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Q&A: INgrooves CEO on digital distribution and Dolly

Robb McDaniels talks about managing digital distribution for independent artists such as Dolly Parton, Crystal Method, and Snoop Dogg as well as for big labels like Universal Music Group.


INgrooves, a digital distribution company, is fast becoming a favorite of music acts embarking on comebacks.

Last year, San Francisco-based INgrooves oversaw digital distribution and marketing for the release of Dolly Parton's album "Backwoods Barbie." The record debuted as the No. 1 country album on iTunes. This spring, when the spoof metal group Spinal Tap releases its first album since 1992, the boys in the band are trusting INgrooves to distribute the material to iTunes, Amazon, and other online retailers.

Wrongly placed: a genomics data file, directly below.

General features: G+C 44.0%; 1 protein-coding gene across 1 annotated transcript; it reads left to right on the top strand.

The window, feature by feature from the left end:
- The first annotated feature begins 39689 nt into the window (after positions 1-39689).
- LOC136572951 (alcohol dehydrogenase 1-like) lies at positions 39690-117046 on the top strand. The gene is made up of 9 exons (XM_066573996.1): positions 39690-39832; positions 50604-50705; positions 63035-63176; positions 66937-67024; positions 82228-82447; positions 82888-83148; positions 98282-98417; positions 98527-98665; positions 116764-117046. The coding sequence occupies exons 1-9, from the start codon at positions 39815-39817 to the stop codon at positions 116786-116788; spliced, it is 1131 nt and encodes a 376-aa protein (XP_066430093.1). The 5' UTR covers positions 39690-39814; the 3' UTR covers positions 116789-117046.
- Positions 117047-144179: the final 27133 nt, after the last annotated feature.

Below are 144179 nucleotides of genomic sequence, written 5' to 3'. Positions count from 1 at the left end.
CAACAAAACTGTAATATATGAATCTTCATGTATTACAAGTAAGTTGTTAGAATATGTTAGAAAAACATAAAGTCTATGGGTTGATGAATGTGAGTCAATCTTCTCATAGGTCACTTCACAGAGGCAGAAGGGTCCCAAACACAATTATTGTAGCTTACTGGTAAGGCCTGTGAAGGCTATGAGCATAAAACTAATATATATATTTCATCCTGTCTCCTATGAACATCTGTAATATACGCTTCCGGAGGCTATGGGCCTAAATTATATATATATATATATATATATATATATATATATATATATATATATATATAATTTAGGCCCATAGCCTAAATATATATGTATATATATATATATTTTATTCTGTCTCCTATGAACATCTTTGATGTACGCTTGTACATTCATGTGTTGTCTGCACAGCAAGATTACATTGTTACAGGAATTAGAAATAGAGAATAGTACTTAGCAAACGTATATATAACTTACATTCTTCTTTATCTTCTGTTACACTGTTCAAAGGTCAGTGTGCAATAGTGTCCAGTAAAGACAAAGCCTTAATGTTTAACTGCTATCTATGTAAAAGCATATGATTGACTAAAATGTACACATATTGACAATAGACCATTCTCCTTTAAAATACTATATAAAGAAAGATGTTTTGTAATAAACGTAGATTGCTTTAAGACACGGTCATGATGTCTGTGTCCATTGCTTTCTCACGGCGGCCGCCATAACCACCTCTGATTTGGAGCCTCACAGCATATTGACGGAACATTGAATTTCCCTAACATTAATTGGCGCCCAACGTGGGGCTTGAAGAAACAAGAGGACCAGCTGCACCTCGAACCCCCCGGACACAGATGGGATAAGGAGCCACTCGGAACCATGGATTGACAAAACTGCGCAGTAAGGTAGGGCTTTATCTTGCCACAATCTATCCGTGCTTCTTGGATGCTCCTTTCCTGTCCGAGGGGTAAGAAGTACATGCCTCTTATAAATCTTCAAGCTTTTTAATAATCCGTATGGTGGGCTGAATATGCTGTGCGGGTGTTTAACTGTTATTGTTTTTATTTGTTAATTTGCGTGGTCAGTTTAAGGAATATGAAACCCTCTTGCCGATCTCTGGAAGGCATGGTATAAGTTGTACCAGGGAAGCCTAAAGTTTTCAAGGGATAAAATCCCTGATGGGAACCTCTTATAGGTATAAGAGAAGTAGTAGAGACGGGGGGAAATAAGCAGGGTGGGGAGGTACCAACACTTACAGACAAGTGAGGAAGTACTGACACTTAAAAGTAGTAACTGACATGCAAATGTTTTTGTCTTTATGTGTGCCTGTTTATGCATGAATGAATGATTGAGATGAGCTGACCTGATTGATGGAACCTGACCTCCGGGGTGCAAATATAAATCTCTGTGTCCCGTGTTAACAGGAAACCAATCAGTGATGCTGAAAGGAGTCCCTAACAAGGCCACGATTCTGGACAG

But just don't call the privately held INgrooves a music label. "I don't like the label... label," quipped Robb McDaniels, the company's CEO.

McDaniels says INgrooves is a service company that acts much like an indie record company, such as IODA or The Orchard, but has no wish to compete against record labels. And in fact, one of the 7-year-old company's most important clients is Universal Music Group, the largest of the top four recording companies. Universal last year invested in INgrooves.

McDaniels recently spoke with CNET News to discuss where digital distribution was headed.

Q: Do you consider yourself a label?
McDaniels: I don't like the label...label. We provide some services that an artist would expect from a label. We provide some services that an independent label would expect from a major label. I think we are as good as anyone out there in terms of digital distribution and marketing.

So, if I'm a label or artist, I hire you to do what?